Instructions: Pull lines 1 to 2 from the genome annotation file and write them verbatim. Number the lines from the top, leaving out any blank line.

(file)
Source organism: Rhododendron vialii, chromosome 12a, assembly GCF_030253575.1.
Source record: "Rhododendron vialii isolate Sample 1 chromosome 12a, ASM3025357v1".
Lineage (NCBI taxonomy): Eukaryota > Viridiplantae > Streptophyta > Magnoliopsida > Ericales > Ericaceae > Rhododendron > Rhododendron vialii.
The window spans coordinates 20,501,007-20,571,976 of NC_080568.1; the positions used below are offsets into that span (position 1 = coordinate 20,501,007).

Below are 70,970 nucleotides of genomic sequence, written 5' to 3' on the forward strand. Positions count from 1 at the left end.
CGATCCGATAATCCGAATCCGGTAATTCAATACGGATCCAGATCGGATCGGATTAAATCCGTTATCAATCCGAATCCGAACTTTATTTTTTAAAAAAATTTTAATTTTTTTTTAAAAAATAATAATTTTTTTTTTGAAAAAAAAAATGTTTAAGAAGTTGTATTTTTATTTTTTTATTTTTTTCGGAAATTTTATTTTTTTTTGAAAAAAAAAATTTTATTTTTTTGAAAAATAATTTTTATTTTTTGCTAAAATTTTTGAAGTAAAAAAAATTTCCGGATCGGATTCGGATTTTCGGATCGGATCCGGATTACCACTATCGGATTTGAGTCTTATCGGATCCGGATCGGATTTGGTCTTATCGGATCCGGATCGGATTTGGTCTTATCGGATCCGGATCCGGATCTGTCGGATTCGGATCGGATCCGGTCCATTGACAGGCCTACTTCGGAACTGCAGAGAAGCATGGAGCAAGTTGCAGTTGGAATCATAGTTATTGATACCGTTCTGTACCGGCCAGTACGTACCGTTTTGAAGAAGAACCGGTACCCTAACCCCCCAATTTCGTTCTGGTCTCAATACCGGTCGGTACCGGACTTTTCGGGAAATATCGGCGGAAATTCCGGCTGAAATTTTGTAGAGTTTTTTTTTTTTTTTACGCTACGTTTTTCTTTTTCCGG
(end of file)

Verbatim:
Source organism: Rhododendron vialii, chromosome 12a, assembly GCF_030253575.1.
Source record: "Rhododendron vialii isolate Sample 1 chromosome 12a, ASM3025357v1".